Sunday, November 18, 2018

The Overcoat

Photo by Clare Hawley

The Costi Siblings present, THE OVERCOAT - The Musical, based on the short story by Nikolai Gogol. Book and Lyrics, by Michael Costi. Music, by Rosemarie Costi. For the Belvoir 24A Program, in the Downstairs Theatre, Belvoir St, Surry Hills. 15 November - 1st December.

THE OVERCOAT, is a new Australian work, a Musical, by Constantine, Michael and Rosemarie Costi, based on the Gogol short story of 1842. The literal translation used is by Alena Lodkina. Gogol seems to be the parent to a writer like Kafka and his more familiar concerns.

In this version of the story, Nikolai, an overworked and teased copy clerk, in the byzantine hive of status in the 19th mid-century Russian Civil Service in St Petersburg, becomes obsessed with the acquiring of a new overcoat - an overcoat that is beyond his means, but not beyond his want. In affording it, Nikolai experiences much deprivation, and, unfortunately, has it stolen, sending him into shock, into a fever which, ultimately, causes his demise.

The score by Rosemarie Costi has its inspiration origins in the use of jazz. Jazz, is claimed by this creative trio, to be an urban sound and 'is a form that captures both the stifled cry of the melancholy, and the endless hum of the insomniac streets.' A trio, Sarah Evans (Double Bass), Josh Willard (Saxophone) and Tate Sheridan (Piano), unfold the inspired score with skill and yearning.

Told in song and long stretches of dialogue between character, four performers: Laura Bunting, Kate Cheel, Aaron Tsindos and Charles Wu, carry the responsibilities. Mr Wu, gives an enchanting, sensitive and meticulous performance as our hero, Nikolai - it is a very moving centre to the relative success of the entertainment. Aaron Tsindos gathers some seven characters to erudition. But, it is in the undercasting with Kate Cheel and Laura Bunting, that the work stumbles with an imprecision, nervousness and underpowered vocals. Clarity and surety of demarcation in the creation of the many characters that they have responsibility for needs much more attention to be convincing and keep an audience suspended in belief.

Emma Vine has created a Design that has the weight and flexibility for the many locations required in the story telling, assisted by very beautiful graphic signage to designate the where we are. The Overcoat, itself, lacks the detail of the short story and is a relative disappointment in its appearance, for the impact of the story to have the stakes of the catastrophic developments to be realised. Alex Berlage has created a detailed and sympathetic Lighting Design as support for the atmospheres and story development.

Michael Costi has changed the famous name of the hero of this famous story, from Akaky Akakievich to Nikolai (the author's name) and quizzically has removed the coda of the ghosts at the end of the Gogol tale that gives the original so much poignancy - it feels odd and arbitrary, to have chosen such an iconic work and then to undo one of its greatest moments.

Constantine Costi, The Director of this work, other than in the guidance for two of his actors, has a vision for the aesthetics of the work and presents it in a very confidently conceived manner if not sometimes flubbing it in execution. This 24A program is intended as an opportunity for the development of new work. THE OVERCOAT as it is, is worth seeing. Its further iterations, will I hope, benefit from this necessary exposure.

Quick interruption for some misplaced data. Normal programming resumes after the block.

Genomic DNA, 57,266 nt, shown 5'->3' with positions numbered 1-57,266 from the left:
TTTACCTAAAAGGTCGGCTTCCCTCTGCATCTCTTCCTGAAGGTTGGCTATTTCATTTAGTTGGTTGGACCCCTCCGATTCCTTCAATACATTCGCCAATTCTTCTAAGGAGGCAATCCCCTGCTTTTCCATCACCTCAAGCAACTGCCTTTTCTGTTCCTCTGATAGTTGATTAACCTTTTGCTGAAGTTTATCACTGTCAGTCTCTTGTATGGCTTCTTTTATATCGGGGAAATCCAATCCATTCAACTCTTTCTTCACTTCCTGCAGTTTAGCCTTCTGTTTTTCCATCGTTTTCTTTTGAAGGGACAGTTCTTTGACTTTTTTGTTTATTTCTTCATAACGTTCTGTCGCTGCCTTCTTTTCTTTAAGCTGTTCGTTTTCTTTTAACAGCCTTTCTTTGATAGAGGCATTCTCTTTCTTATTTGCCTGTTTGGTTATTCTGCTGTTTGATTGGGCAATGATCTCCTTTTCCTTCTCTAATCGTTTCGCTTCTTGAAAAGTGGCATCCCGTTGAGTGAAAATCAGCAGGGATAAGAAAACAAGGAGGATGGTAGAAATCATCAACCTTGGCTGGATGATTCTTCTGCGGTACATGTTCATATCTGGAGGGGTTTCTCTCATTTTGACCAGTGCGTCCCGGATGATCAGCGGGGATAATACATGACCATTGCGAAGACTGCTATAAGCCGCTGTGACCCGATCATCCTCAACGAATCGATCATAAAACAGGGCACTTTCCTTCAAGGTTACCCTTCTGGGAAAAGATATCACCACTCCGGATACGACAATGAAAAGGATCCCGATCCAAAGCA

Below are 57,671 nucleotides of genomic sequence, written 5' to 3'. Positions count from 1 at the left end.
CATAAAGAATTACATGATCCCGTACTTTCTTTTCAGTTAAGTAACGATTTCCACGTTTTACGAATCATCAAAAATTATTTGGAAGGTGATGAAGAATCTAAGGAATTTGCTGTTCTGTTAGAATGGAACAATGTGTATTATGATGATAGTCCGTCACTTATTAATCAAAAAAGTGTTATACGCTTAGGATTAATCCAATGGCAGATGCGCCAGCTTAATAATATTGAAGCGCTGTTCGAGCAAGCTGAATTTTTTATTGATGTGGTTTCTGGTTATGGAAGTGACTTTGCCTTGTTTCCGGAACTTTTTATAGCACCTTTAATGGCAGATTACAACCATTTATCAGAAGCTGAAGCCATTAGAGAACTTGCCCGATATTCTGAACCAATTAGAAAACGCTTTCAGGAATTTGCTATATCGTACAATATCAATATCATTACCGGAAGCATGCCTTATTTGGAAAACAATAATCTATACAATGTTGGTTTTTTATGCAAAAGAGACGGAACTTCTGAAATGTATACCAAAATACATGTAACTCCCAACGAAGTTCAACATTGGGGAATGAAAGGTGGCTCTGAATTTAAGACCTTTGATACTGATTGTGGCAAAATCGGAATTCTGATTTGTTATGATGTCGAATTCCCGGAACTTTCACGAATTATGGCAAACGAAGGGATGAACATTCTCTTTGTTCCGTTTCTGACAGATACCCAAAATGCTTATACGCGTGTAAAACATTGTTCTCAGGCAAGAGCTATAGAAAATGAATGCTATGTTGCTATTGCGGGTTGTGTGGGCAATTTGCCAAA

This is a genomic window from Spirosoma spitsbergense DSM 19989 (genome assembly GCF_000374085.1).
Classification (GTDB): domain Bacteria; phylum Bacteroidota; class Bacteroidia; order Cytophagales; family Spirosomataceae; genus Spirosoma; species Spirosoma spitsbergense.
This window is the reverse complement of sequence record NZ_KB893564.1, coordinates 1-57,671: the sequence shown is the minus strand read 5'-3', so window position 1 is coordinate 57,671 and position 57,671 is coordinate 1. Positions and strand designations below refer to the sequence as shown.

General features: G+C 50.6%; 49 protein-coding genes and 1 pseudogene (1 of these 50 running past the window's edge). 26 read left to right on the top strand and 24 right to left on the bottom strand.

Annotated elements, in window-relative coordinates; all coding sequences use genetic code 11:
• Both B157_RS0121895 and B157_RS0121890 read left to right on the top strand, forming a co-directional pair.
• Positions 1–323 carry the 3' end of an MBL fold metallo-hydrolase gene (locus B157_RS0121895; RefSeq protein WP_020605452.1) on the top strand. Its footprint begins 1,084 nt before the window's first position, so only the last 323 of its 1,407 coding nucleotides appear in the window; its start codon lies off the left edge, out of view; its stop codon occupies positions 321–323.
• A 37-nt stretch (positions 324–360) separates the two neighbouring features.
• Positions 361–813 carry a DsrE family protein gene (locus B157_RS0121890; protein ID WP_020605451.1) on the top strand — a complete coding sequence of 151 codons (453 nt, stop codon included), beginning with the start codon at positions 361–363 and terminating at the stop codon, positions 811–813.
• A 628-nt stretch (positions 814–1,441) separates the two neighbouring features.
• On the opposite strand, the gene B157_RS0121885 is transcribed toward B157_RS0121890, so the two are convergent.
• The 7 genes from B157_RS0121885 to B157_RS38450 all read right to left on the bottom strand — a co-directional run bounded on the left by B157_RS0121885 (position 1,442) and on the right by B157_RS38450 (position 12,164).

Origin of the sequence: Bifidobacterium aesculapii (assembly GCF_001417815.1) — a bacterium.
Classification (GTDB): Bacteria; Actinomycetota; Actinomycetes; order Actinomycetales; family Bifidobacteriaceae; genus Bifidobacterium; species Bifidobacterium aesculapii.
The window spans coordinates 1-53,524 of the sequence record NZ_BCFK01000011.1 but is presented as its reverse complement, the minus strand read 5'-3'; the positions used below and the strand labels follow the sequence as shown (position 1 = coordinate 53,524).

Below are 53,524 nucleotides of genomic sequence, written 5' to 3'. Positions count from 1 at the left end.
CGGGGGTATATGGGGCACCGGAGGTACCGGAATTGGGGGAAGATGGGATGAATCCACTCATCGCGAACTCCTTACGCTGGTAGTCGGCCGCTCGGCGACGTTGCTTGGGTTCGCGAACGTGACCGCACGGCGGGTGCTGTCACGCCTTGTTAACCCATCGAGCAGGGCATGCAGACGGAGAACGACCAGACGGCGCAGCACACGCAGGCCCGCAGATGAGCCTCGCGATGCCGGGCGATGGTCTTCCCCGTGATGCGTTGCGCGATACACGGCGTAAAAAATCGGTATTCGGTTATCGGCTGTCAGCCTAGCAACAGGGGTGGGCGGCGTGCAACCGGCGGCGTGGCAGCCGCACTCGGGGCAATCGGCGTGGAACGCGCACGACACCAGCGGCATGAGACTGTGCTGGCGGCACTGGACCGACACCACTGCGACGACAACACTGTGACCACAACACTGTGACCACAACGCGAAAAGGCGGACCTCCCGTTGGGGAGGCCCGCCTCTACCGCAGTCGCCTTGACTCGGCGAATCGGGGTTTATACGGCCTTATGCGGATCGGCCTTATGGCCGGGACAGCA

The Wild Party


Little Triangle present THE WILD PARTY. Music and Lyrics by Michael J. Lachiusa. Book by Michael J. Laschiusa and George C. Wolfe. In the Reginald Theatre, at the Seymour Centre, Cleveland St, Chippendale. 15 - 24 November.

THE WILD PARTY, is an American Musical, with Music and Lyrics by Michael Lachiusa. Book by Michael J. Lachiusa and George C. Wolf. It was performed on Broadway in 2000, and was nominated for 7 Tony Awards.

The year before Mr Lachiusa's musical MARIE CHRISTINE, had premiered on Broadway, with Audra McDonald, but closed after a short season. It was based around the MEDEA story and is famous for the degree of difficulty of its score. THE WILD PARTY, is inspired by the 1928 Book-long poem of the same name by, Joseph Moncure March. It deals with the hedonism of the Roaring Twenties, that was also captured in the writings and lives of F. Scott Fitzgerald, and his wife Zelda (THE GREAT GATSBY, comes to mind). The poem was widely banned as lewd: Some love is fine:some love is rust;
But the fiercest, cleanest love is lust.
Lust of all kinds, drugs and an uninhibited wild, wild time that does, ultimately, have consequences covers the two hour show,

This musical appears, to me, an extremely ambitious piece of work. Using the poem, we meet Queenie (Georgina Walker) and Burrs (Matthew Hyde), a couple in a co-dependent and violent relationship, who decide to give one of their famous parties. "With a guest list worthy of Sodom and Gomorrah, the party brims with vaudeville's bawdiest. From a brassy stripper, Madeline (Prudence Holloway) to a devilish playboy, Jackie (Jack Dawson), a sinful brother act, Oscar (Samuel Skuthorp) and Phil (Michael Boulus), to a fading Broadway diva, Dolores (Victoria Zerbst), an ex-boxing champ, Eddie (Olivier Rahme), to an ex-chorus girl, Mae ( Emily Hart), a hopeful ingenue, Nadine (Tayla Jarrett), to a pair of hopeless producers, Gold (Zach Selmes) and Goldberg (Simon Ward), and a flock of vivacious chorines (Victoria Ruxton, Matilda Moran, Rosalie Neumair, Sophie Perkins and Jordan Warren), to a morphine addict, Sally (Madeline Wighton), and latecomers, Kate (Katelin Koprivec), and her latest accessory, Black (Andre Drysdale), the line-up of characters are as wicked as they come. During the wild night gin, skin and fun, the guests find themselves in a tangle of lust, limbs, and secrets."